Treatment Modalities and Therapies for Addiction Recovery
At Oro House, our recovery facilities use a wide range of evidence-based Treatment Modalities and Therapies in Los Angeles and Malibu. These have proven to be effective for treating drug and alcohol addiction as well as dual diagnosis mental health disorders.
Many of the treatment modalities are used in individual and group therapy sessions for our clients, and the techniques learned can be used as tools for a long-lasting sobriety.
Each of our clients receives an assessment before beginning our recovery program and a personalized treatment program is created that best suits each person’s individual needs.
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Addiction Treatment Modalities Used at Oro House
- Cognitive Behavioral Therapy (CBT)
- Dialectical Behavior Therapy (DBT)
- Motivational Enhancement Therapy (MET)
- Relapse Prevention Therapy (RPT)
- TMS Therapy (Transcranial Magnetic Stimulation)
- Motivational Therapy and Motivational Interviewing
- Neurofeedback Therapy
- EMDR – Eye Movement Desensitization and Reprocessing
- Existential Therapy (ET)
- Acceptance and Commitment Therapy (ACT)
- Psychodrama Therapy
- Rational Emotive Behavioral Therapy (REBT)
- Seeking Safety
- Somatic Experiencing
- Psychodynamic Therapy
- Person-Centered Therapy
- Meditation Teaching Program
Oro House Addiction Treatment Therapy
These are some of the most popular and effective treatment therapies we use on a regular basis and we add new ones as they become available and there is evidence they will be effective.
Cognitive Behavioral Therapy (CBT)
Cognitive Behavioral Therapy (CBT) is a form of therapy that focuses on how a person’s thoughts, beliefs, emotions, and behaviors interact with each other. The goal is to learn ways to cope with emotional problems and change destructive patterns and automatic negative thoughts.
CBT was originally developed for depression, and over time it has shown to be effective for overcoming drug or alcohol addiction, eating disorders, family problems, anxiety, and other mental health conditions. Learn More
Dialectical Behavior Therapy (DBT)
Dialectical Behavior Therapy (DBT) is an evidence-based form of cognitive behavioral therapy that was first developed by Marsha Linehan, PhD, for treating Borderline Personality Disorder. It is now also used for treating substance addiction, mood disorders, self-harm and suicidal ideations.
The 4 Modules of Dialectical Behavior Therapy include:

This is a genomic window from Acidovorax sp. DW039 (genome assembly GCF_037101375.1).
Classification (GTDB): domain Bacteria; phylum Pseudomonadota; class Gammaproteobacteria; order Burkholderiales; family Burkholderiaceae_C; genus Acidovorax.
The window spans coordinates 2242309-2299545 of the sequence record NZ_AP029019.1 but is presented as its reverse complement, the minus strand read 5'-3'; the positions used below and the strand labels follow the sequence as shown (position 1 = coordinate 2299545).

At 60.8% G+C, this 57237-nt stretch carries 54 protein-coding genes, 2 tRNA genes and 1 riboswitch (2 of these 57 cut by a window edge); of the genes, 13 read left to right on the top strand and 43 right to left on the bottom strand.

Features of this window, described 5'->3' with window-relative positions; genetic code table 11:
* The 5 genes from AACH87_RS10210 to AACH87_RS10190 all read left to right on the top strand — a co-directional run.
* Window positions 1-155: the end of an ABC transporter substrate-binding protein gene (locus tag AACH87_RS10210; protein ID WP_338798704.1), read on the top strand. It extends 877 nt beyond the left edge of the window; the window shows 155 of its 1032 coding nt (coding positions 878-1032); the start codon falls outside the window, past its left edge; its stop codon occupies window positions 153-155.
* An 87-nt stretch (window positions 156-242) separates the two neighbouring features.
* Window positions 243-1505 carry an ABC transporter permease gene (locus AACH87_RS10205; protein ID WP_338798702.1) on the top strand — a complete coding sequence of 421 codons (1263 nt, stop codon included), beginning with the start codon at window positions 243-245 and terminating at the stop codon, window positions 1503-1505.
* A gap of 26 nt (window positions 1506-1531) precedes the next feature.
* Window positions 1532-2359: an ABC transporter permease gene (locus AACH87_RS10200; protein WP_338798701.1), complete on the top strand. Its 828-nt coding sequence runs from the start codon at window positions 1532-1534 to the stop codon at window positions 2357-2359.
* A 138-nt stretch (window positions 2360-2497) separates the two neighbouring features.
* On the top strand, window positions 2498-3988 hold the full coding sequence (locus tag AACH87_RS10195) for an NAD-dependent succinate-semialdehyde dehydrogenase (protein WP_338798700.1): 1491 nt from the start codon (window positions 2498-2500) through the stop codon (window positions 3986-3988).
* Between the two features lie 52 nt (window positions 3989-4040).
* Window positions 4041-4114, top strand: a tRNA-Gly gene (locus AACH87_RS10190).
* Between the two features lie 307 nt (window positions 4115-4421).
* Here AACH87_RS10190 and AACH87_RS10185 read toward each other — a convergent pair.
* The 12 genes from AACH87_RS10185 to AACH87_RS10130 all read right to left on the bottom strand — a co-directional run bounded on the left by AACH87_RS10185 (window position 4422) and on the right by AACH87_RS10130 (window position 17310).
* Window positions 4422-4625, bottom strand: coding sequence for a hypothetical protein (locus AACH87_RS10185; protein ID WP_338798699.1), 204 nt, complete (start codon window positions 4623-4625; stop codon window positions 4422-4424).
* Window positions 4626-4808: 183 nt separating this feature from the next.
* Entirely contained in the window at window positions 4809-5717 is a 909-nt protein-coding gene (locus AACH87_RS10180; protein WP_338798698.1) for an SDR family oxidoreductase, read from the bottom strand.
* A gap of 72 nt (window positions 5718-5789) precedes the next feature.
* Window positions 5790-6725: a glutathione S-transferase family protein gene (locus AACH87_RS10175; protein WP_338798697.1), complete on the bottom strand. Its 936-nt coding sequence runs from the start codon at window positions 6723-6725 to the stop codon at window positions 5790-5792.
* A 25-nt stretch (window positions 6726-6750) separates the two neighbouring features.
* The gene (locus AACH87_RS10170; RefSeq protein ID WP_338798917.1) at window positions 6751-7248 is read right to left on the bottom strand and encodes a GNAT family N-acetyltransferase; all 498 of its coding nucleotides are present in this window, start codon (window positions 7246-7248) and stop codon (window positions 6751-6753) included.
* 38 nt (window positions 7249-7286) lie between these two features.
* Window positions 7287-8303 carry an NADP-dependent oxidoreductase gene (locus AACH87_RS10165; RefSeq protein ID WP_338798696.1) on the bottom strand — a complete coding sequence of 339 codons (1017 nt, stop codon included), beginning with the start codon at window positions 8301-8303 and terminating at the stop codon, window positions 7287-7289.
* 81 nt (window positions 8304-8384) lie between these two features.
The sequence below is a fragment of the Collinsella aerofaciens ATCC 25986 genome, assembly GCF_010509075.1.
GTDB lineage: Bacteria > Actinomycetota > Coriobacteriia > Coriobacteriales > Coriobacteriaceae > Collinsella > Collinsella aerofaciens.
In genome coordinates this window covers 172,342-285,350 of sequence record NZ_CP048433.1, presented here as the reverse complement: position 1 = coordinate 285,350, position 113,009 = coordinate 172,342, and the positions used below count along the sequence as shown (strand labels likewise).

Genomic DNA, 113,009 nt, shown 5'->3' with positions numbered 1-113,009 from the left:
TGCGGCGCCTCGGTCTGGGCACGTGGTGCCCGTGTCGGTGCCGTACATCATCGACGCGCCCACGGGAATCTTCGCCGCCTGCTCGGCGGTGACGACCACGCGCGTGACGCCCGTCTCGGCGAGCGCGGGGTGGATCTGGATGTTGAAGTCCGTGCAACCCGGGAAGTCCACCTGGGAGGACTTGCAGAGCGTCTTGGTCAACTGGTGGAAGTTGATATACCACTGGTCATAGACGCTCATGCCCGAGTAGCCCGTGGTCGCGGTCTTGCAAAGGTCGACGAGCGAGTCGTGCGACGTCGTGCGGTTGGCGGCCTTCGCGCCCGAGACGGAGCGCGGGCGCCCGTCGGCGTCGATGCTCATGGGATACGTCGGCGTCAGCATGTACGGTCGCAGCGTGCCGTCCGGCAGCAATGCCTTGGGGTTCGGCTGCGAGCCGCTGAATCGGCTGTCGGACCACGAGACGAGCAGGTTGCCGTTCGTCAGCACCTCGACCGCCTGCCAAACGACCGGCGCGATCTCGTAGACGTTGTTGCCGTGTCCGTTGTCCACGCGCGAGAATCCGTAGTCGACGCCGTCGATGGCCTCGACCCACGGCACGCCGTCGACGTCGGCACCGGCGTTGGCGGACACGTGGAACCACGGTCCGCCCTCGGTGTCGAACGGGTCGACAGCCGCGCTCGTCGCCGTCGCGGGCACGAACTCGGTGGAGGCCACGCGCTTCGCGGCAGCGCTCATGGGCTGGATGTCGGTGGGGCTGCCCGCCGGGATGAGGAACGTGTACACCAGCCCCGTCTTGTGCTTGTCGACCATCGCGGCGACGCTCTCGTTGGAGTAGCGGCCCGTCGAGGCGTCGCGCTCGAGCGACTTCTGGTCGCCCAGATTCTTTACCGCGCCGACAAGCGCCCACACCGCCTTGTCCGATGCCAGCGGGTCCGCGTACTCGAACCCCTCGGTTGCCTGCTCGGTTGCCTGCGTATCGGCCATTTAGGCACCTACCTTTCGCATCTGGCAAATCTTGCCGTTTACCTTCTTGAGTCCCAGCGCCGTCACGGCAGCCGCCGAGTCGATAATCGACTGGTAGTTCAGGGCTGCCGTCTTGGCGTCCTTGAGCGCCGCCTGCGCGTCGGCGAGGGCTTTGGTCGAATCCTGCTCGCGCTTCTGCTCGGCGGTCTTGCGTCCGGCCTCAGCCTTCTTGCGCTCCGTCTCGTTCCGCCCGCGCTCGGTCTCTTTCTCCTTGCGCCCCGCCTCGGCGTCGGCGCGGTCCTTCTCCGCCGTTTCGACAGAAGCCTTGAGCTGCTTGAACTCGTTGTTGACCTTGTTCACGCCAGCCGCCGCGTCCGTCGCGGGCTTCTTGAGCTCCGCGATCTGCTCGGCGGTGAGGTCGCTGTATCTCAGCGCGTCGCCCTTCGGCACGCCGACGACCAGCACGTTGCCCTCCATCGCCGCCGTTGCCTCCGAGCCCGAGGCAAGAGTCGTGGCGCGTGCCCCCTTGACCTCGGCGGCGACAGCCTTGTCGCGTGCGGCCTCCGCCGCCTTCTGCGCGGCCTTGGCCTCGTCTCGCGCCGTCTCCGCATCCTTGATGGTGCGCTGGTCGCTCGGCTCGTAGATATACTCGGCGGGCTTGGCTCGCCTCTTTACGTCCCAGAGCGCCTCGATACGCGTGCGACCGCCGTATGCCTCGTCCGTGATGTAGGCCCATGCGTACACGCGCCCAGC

- Interpersonal effectiveness
- Distress tolerance
- Emotion regulation
Motivational Enhancement Therapy (MET)
Motivational Enhancement Therapy (MET) is a short-term approach usually conducted over four individual sessions, one-on-one with a trained therapist, with the goal of overcoming any indecision or hesitation about addiction or treatment.
MET was adapted from Motivational Interviewing and is beneficial for alcohol or drug use and helps the client set realistic personal goals that allow them to succeed. Learn More
Relapse Prevention Therapy (RPT)
Relapse Prevention Therapy (RPT) provides each client with the tools and techniques to overcome the possibility of a relapse when they leave our treatment program.
RPT teaches coping skills for dealing with triggers and cravings, and examines behavioral actions to identify and respond to reactions caused by lifestyle factors or an individual’s environment that might lead to a relapse. Learn More About Relapse Prevention Therapy
TMS Therapy (Transcranial Magnetic Stimulation)
TMS Therapy, also known as Transcranial Magnetic Stimulation, was originally approved by the FDA for treatment resistant depression and has since shown to work well for other mental health issues and addiction.
It is called Transcranial Magnetic Stimulation because it uses a safe and painless magnetic pulse to stimulate areas of the brain that are involved in mood and emotions. TMS is often used when medications or other traditional treatments have not shown to be effective. Learn More
Motivational Therapy and Motivational Interviewing
Motivational Therapy and Motivational Interviewing are actually different but very similar styles of treating substance abuse and dependency. Like Motivational Enhancement Therapy, the focus is on contemplating and determining to make behavioral changes.